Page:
WMPL is inviting the community to help us vote in The Great American Read! Come into the library and check out our book display featuring a selection of some of the 100 books America loves the most. Cast your vote and when it's finished, we'll know not only which book...
Thank you to everyone who voted! Our library budget passed. For more information on the budget, click here.
The library now offers wireless printing! Simply send your print jobs as an attachment to firstname.lastname@example.org. You will receive a print release code. Give this code to the tech staff at the technology desk in the library, and they will release your print...
“The story opens in 2001 at a coming-of-age party at a Brooklyn brownstone. Sixteen and outfitted in her mother’s lace dress with a matching corset, garters and stockings, Melody plans to enter the party to an instrumental version of Prince’s “Nikki,” much to her grandparents’ discomfort.
But there’s another catch to both the day and the dress. At 15, Melody’s mother, Iris, was pregnant and unable to wear the carefully made dress. Iris’ own coming-of-age birthday was left unmarked, and after her dismissal from private school, the family opted to move to another part of Brooklyn where they could also join a new church. But despite the shame and disruption of baby Melody, Iris was determined to move forward, ultimately getting her high school diploma, enrolling at Oberlin College and moving, almost permanently, out of Melody’s life.
Over 21 brief chapters, Red at the Bone, which draws its title from the romantic feelings Iris has for another woman at Oberlin, moves backward and forward in time, examining the effect Melody’s birth had on each character, from her disappointed but loving grandparents to her devoted father and his resolute yet fragile mother. Along the way, the reader learns more about the history of the family’s losses, from 9/11 to the Tulsa Race Riots of 1912.”
“Like the beehives he tends, Nuri Ibrahim exists at the mercy of forces larger than he. When war encroaches on him and his wife, Afra, they are forced to leave their lives in Syria behind and become refugees.
Entrusting themselves to strangers, they journey toward England, where Nuri’s cousin Mustafa waits with his family, but it takes a long time to reunite with Mustafa. Bridging the distance between husband and wife, a rift forged by profound loss, will take just as long. The war has blinded them both: Afra has lost her sight, and Nuri often sees only what he wants to see.
In The Beekeeper of Aleppo, author Christy Lefteri draws from her experiences volunteering with refugees in Athens, Greece, to build a moving examination of how people make sense of who they were and who they have become. Through Syria, Turkey and Greece, Afra and Nuri move and wait while the pull of the past, both its dark tragedy and its former sunlit joy, travels with them.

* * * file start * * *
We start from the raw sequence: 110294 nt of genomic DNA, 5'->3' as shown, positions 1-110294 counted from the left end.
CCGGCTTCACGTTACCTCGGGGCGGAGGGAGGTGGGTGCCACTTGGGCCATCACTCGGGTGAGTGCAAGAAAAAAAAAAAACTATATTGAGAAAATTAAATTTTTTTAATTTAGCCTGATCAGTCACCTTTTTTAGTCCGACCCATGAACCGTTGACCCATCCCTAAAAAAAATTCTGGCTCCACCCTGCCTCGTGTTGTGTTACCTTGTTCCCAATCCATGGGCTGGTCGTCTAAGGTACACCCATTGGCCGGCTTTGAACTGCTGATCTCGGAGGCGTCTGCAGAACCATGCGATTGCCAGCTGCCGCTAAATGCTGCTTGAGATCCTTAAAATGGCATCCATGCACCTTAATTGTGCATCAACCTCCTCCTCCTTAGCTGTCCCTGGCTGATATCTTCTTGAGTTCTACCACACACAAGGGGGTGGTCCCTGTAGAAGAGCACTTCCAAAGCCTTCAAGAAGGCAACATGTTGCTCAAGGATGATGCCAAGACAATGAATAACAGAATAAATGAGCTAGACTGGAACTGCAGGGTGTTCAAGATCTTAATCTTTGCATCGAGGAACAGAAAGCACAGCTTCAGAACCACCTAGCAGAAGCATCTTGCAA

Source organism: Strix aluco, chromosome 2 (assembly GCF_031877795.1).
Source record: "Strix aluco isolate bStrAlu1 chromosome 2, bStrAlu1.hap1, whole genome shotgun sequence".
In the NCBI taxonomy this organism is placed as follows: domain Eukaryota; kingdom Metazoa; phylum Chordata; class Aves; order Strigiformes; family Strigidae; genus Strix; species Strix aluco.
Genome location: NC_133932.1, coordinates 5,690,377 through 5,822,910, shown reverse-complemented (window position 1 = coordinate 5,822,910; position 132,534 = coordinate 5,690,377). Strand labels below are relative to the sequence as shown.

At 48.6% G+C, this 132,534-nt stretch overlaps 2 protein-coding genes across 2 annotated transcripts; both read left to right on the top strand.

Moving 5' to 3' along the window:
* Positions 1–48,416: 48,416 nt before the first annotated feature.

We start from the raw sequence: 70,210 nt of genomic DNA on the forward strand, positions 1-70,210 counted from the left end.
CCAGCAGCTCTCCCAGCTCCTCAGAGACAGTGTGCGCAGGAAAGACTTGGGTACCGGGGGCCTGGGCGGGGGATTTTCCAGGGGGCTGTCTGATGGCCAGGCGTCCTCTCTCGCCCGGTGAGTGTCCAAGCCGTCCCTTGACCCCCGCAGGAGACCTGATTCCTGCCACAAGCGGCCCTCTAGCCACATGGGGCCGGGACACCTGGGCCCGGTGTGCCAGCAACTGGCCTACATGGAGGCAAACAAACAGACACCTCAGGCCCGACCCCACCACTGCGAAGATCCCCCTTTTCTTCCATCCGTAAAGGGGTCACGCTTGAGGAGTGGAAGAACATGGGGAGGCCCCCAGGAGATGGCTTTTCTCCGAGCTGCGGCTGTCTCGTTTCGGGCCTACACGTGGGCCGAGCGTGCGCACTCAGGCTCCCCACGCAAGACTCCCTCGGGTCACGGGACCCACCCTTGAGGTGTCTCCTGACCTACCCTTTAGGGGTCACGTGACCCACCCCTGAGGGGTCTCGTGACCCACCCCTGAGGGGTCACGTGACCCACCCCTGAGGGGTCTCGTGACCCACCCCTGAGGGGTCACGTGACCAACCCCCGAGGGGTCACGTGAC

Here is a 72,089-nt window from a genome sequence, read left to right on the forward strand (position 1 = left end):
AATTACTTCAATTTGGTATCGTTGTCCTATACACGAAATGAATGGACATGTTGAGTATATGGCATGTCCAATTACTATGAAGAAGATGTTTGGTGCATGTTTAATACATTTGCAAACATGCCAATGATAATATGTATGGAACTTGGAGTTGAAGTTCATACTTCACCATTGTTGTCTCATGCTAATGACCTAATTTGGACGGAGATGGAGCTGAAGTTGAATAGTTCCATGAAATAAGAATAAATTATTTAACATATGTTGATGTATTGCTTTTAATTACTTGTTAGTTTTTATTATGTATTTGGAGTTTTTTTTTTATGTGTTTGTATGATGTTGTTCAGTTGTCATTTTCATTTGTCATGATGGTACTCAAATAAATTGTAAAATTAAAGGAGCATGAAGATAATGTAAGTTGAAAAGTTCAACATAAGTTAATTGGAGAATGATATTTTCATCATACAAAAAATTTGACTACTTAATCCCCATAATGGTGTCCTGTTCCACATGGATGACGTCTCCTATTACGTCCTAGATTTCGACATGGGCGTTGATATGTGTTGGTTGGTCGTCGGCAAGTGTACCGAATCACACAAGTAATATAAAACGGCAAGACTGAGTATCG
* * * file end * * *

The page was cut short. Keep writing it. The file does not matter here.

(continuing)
Hope is a thread Nuri loses, picks up and loses again. But no matter how bleak the present in which they find themselves, hope surfaces when it is most needed—in dreams, in visions, in emails, in an injured bee, in the blue sky, in memory. Not all memories are shadows; some are full of light.”
“Midsummer’s Eve, 1648, England is in the grip of a civil war between renegade king and rebellious parliament. The struggle reaches every corner of the kingdom, even the remote tidelands —the marshy landscape of the south coast.
Alinor, a descendant of wisewomen, trapped in poverty and superstition, waits in the graveyard under the full moon for a ghost who will declare her free from her abusive husband. Instead, she meets James, a young man on the run, and shows him the secret ways across the treacherous marsh, not knowing that she is leading disaster into the heart of her life.
Suspected of possessing dark secrets in superstitious times, Alinor’s ambition and determination mark her out from her neighbors. This is the time of witch mania, and Alinor, a woman without a husband, skilled with herbs, suddenly enriched, arouses envy in her rivals and fear among the villagers, who are ready to take lethal action into their own hands.
It is dangerous for a woman to be different.”
“Once the Superintendent of Sûreté du Québec, Armand Gamache has been demoted to a position leading the homicide department. It was a demotion few believed he would accept, but he surprised the naysayers and took the job. As A Better Man opens, the spring thaw is beginning in the St. Lawrence River, and the elements are conspiring to spawn a 100-year flood, the river overflowing its banks as ice dams the flow at every bend. It’s not a propitious time to be investigating a murder, but a young woman’s body turns up in a small but volatile tributary of the St. Lawrence. Her husband is the prime suspect; no surprises there, as he is a mercurial and abusive man. But there are other possibilities, too: a pair, or perhaps a trio, of spurned lovers, as well as a high-ranking police official bent on tanking the investigation if doing so will shed a bad light on Gamache. All the while, the floodwaters rise inexorably. Louise Penny’s latest offers suspense galore, well-drawn characters we’d like to know (even the crotchety poet Ruth and her “fowl-mouthed” duck), a return to the fictional village of Three Pines—where we would all like to live—and some of the finest prose to grace the suspense genre.”
Our March/April 2019 newsletter is now available! View our Upcoming Programs page, or view the PDF directly! Registration for Westbury and Carle Place residents begins February 25, 2019. Don't forget to check out our Children's Programs as well!
The mission of WMPL is to provide excellent, proactive service to fulfill the informational, educational and recreational needs of the community.